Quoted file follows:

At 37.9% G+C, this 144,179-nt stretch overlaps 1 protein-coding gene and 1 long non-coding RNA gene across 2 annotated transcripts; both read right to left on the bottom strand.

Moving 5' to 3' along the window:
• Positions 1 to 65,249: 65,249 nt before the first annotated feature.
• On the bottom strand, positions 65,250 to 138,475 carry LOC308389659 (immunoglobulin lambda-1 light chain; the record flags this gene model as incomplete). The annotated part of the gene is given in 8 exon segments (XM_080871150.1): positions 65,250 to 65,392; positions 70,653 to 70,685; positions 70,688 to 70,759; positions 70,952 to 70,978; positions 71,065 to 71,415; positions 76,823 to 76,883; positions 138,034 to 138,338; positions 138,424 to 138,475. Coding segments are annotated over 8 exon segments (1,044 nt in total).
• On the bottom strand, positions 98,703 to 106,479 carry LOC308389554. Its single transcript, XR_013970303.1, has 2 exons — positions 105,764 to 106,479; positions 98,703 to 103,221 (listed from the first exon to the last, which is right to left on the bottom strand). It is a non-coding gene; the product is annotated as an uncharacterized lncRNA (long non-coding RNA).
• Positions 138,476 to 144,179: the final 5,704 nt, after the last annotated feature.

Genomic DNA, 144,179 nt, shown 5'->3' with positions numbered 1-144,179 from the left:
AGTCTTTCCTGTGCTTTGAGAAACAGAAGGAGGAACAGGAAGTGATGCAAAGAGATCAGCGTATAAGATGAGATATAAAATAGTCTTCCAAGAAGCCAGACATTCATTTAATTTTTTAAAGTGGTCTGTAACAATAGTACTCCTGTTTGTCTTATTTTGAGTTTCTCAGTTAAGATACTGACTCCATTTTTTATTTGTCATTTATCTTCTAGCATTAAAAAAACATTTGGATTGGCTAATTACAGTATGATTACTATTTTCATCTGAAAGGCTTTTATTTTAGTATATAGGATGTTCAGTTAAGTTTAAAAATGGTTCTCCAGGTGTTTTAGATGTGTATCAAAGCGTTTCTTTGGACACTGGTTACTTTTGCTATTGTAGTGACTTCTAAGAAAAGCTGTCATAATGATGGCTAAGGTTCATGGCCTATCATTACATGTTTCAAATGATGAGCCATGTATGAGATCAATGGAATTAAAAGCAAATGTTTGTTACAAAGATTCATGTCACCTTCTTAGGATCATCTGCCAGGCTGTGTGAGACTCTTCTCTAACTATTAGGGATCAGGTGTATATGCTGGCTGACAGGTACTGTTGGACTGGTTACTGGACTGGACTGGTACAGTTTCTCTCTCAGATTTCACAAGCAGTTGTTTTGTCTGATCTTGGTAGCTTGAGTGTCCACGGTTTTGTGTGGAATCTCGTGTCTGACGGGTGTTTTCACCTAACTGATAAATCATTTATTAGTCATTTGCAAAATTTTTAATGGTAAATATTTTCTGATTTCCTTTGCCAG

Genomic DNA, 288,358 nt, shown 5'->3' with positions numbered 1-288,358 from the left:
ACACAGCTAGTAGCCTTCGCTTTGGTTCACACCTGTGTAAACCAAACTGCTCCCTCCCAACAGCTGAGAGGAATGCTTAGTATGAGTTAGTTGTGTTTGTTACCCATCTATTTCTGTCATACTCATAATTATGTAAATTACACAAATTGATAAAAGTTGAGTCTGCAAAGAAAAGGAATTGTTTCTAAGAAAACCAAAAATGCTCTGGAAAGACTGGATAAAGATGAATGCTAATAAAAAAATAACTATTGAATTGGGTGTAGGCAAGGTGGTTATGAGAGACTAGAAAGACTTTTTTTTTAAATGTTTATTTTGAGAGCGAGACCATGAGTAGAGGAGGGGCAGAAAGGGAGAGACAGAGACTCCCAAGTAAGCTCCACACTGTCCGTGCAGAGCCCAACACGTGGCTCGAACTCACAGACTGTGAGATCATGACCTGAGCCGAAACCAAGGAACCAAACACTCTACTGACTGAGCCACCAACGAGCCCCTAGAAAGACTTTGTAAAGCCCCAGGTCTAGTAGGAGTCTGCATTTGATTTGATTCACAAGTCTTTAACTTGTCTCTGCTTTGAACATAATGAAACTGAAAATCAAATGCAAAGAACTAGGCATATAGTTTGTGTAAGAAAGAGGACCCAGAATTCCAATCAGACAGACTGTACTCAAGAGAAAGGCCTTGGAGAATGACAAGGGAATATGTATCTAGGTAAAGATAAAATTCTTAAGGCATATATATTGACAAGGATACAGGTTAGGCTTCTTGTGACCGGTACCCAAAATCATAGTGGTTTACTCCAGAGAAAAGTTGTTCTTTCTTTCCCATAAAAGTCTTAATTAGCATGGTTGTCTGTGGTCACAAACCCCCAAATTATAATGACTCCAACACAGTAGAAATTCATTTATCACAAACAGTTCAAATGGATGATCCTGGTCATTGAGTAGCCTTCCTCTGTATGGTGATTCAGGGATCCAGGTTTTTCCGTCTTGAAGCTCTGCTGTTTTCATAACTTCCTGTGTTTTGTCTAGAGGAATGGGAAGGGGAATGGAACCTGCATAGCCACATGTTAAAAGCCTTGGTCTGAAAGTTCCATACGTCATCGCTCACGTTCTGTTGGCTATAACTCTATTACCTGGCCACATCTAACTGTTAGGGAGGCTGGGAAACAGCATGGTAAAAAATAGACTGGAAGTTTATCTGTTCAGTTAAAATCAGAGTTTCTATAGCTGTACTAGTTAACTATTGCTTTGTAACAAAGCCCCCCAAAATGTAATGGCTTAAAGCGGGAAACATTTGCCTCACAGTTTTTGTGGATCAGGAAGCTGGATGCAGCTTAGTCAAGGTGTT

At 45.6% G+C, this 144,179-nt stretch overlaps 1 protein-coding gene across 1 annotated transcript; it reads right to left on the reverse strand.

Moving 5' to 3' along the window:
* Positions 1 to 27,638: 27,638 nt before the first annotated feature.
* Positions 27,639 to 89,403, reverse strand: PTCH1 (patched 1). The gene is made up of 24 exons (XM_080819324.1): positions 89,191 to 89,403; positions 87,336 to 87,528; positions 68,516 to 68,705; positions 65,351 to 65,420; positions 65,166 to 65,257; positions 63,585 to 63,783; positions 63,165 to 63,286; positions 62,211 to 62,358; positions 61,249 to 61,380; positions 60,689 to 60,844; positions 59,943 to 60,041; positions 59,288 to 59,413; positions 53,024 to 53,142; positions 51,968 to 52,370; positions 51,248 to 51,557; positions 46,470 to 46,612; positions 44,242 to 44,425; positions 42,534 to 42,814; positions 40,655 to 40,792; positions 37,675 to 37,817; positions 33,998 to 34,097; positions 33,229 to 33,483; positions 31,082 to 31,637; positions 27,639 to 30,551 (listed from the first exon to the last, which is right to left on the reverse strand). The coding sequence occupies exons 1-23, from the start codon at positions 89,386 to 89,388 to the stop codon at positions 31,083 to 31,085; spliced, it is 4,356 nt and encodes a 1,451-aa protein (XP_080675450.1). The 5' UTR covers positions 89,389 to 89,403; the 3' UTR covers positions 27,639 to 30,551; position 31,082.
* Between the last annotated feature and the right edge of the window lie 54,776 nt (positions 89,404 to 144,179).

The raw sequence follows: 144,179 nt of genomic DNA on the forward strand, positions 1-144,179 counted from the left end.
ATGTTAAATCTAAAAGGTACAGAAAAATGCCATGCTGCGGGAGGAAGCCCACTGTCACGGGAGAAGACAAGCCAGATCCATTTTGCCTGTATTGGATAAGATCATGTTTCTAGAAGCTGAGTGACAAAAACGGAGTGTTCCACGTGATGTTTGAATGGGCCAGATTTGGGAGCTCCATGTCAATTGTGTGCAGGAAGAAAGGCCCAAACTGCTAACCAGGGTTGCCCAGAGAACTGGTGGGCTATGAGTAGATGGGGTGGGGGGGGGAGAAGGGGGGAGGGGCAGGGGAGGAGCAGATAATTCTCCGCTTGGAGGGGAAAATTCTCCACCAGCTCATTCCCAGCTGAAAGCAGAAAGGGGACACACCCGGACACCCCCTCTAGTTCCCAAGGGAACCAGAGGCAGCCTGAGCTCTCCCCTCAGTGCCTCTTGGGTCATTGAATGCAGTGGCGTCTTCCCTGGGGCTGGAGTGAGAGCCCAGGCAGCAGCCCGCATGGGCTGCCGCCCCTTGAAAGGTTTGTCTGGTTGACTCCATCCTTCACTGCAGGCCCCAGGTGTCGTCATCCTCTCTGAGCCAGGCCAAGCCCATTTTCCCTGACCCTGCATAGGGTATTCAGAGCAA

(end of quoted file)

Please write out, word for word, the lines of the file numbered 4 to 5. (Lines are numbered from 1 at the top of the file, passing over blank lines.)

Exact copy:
• On the bottom strand, positions 65,250 to 138,475 carry LOC308389659 (immunoglobulin lambda-1 light chain; the record flags this gene model as incomplete). The annotated part of the gene is given in 8 exon segments (XM_080871150.1): positions 65,250 to 65,392; positions 70,653 to 70,685; positions 70,688 to 70,759; positions 70,952 to 70,978; positions 71,065 to 71,415; positions 76,823 to 76,883; positions 138,034 to 138,338; positions 138,424 to 138,475. Coding segments are annotated over 8 exon segments (1,044 nt in total).
• On the bottom strand, positions 98,703 to 106,479 carry LOC308389554. Its single transcript, XR_013970303.1, has 2 exons — positions 105,764 to 106,479; positions 98,703 to 103,221 (listed from the first exon to the last, which is right to left on the bottom strand). It is a non-coding gene; the product is annotated as an uncharacterized lncRNA (long non-coding RNA).